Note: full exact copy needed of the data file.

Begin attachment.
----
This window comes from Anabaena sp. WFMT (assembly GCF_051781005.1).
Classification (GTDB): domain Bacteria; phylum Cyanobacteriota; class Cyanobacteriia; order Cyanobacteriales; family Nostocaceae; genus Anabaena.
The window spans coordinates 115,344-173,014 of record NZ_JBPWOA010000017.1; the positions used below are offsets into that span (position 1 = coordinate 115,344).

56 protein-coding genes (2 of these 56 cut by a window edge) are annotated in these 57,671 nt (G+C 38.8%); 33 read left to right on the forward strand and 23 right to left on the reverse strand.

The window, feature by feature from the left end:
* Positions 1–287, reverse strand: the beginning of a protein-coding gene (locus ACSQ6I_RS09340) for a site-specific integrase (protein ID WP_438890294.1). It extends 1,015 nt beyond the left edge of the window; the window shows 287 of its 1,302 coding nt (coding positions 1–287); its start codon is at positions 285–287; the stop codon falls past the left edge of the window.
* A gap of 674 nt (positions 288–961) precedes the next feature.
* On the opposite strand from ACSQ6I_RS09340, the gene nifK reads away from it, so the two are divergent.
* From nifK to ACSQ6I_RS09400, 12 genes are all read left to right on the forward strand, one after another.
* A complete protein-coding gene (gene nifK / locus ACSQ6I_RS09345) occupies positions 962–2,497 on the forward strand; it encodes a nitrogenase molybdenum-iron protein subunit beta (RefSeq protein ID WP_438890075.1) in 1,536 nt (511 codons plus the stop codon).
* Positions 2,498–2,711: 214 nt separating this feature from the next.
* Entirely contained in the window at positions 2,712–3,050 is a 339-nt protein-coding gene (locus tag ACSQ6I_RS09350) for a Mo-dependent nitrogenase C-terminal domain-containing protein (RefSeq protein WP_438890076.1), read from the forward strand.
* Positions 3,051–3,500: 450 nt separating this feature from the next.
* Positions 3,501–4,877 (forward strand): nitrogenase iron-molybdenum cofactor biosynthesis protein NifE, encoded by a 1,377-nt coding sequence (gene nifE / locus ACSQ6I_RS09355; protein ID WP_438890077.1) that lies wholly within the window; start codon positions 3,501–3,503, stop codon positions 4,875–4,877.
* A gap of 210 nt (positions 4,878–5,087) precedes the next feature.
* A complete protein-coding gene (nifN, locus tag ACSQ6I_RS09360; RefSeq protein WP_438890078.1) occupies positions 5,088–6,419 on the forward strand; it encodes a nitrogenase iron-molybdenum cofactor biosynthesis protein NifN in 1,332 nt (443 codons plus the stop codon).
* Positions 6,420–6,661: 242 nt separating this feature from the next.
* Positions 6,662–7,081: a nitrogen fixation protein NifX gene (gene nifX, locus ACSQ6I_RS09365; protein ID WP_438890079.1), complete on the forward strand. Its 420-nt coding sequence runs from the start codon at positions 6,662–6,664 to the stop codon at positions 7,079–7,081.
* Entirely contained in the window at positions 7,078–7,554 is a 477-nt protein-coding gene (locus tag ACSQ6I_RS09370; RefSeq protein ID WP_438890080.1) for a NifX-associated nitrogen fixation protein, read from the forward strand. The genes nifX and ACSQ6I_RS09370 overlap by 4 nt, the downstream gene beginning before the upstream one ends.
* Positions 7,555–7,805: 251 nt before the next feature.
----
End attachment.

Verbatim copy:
This window comes from Anabaena sp. WFMT (assembly GCF_051781005.1).
Classification (GTDB): domain Bacteria; phylum Cyanobacteriota; class Cyanobacteriia; order Cyanobacteriales; family Nostocaceae; genus Anabaena.
The window spans coordinates 115,344-173,014 of record NZ_JBPWOA010000017.1; the positions used below are offsets into that span (position 1 = coordinate 115,344).

56 protein-coding genes (2 of these 56 cut by a window edge) are annotated in these 57,671 nt (G+C 38.8%); 33 read left to right on the forward strand and 23 right to left on the reverse strand.

The window, feature by feature from the left end:
* Positions 1–287, reverse strand: the beginning of a protein-coding gene (locus ACSQ6I_RS09340) for a site-specific integrase (protein ID WP_438890294.1). It extends 1,015 nt beyond the left edge of the window; the window shows 287 of its 1,302 coding nt (coding positions 1–287); its start codon is at positions 285–287; the stop codon falls past the left edge of the window.
* A gap of 674 nt (positions 288–961) precedes the next feature.
* On the opposite strand from ACSQ6I_RS09340, the gene nifK reads away from it, so the two are divergent.
* From nifK to ACSQ6I_RS09400, 12 genes are all read left to right on the forward strand, one after another.
* A complete protein-coding gene (gene nifK / locus ACSQ6I_RS09345) occupies positions 962–2,497 on the forward strand; it encodes a nitrogenase molybdenum-iron protein subunit beta (RefSeq protein ID WP_438890075.1) in 1,536 nt (511 codons plus the stop codon).
* Positions 2,498–2,711: 214 nt separating this feature from the next.
* Entirely contained in the window at positions 2,712–3,050 is a 339-nt protein-coding gene (locus tag ACSQ6I_RS09350) for a Mo-dependent nitrogenase C-terminal domain-containing protein (RefSeq protein WP_438890076.1), read from the forward strand.
* Positions 3,051–3,500: 450 nt separating this feature from the next.
* Positions 3,501–4,877 (forward strand): nitrogenase iron-molybdenum cofactor biosynthesis protein NifE, encoded by a 1,377-nt coding sequence (gene nifE / locus ACSQ6I_RS09355; protein ID WP_438890077.1) that lies wholly within the window; start codon positions 3,501–3,503, stop codon positions 4,875–4,877.
* A gap of 210 nt (positions 4,878–5,087) precedes the next feature.
* A complete protein-coding gene (nifN, locus tag ACSQ6I_RS09360; RefSeq protein WP_438890078.1) occupies positions 5,088–6,419 on the forward strand; it encodes a nitrogenase iron-molybdenum cofactor biosynthesis protein NifN in 1,332 nt (443 codons plus the stop codon).
* Positions 6,420–6,661: 242 nt separating this feature from the next.
* Positions 6,662–7,081: a nitrogen fixation protein NifX gene (gene nifX, locus ACSQ6I_RS09365; protein ID WP_438890079.1), complete on the forward strand. Its 420-nt coding sequence runs from the start codon at positions 6,662–6,664 to the stop codon at positions 7,079–7,081.
* Entirely contained in the window at positions 7,078–7,554 is a 477-nt protein-coding gene (locus tag ACSQ6I_RS09370; RefSeq protein ID WP_438890080.1) for a NifX-associated nitrogen fixation protein, read from the forward strand. The genes nifX and ACSQ6I_RS09370 overlap by 4 nt, the downstream gene beginning before the upstream one ends.
* Positions 7,555–7,805: 251 nt before the next feature.